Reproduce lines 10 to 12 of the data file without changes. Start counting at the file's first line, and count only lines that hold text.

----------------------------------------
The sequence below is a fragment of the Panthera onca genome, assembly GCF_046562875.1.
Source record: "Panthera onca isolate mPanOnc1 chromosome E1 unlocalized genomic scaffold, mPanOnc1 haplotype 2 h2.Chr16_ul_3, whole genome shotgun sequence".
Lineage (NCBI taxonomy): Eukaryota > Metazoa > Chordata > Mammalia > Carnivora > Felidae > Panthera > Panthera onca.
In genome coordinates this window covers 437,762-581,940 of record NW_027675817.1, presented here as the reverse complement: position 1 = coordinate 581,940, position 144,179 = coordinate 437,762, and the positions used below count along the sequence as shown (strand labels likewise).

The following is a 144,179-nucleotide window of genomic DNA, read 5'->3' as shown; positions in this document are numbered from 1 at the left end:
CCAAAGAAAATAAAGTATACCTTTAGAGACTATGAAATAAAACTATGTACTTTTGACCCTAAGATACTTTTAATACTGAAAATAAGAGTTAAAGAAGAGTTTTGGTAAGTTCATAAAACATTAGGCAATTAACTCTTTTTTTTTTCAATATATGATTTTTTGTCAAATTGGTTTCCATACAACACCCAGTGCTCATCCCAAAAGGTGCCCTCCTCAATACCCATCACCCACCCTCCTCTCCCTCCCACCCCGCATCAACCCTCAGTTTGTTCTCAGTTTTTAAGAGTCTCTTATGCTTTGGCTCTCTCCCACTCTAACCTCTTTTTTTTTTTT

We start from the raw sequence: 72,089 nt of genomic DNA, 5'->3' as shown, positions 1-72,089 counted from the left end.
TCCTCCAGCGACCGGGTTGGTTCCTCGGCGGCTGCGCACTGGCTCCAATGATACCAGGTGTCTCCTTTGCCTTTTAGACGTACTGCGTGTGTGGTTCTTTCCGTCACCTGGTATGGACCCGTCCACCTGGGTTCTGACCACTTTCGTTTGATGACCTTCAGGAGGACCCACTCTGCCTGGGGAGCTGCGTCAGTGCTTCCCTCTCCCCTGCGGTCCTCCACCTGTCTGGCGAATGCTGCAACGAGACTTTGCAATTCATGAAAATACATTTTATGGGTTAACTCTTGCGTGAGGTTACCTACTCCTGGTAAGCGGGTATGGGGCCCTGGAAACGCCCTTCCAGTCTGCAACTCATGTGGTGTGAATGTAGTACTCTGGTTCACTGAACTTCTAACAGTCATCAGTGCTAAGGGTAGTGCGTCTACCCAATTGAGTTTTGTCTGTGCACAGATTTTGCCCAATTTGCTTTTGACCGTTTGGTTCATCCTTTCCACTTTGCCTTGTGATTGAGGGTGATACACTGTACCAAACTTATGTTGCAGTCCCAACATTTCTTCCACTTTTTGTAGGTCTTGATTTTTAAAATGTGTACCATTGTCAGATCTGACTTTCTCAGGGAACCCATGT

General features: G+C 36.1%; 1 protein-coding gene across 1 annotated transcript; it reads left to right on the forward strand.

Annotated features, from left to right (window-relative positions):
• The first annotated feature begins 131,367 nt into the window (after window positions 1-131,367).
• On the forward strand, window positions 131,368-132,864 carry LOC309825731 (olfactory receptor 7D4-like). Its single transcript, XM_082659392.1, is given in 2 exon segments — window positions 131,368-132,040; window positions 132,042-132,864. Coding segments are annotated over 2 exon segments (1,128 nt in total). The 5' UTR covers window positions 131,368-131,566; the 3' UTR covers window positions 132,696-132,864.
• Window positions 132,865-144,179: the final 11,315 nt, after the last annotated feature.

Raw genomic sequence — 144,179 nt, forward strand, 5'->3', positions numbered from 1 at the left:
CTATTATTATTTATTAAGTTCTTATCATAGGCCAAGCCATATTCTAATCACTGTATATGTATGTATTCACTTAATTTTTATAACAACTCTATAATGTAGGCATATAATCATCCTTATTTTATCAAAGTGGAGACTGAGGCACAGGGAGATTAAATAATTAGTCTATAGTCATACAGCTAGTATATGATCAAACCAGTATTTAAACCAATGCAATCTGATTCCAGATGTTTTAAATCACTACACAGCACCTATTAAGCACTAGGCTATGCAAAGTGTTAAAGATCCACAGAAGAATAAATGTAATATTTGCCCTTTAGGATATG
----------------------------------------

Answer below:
Annotated features, from left to right (window-relative positions):
• The first annotated feature begins 131,367 nt into the window (after window positions 1-131,367).
• On the forward strand, window positions 131,368-132,864 carry LOC309825731 (olfactory receptor 7D4-like). Its single transcript, XM_082659392.1, is given in 2 exon segments — window positions 131,368-132,040; window positions 132,042-132,864. Coding segments are annotated over 2 exon segments (1,128 nt in total). The 5' UTR covers window positions 131,368-131,566; the 3' UTR covers window positions 132,696-132,864.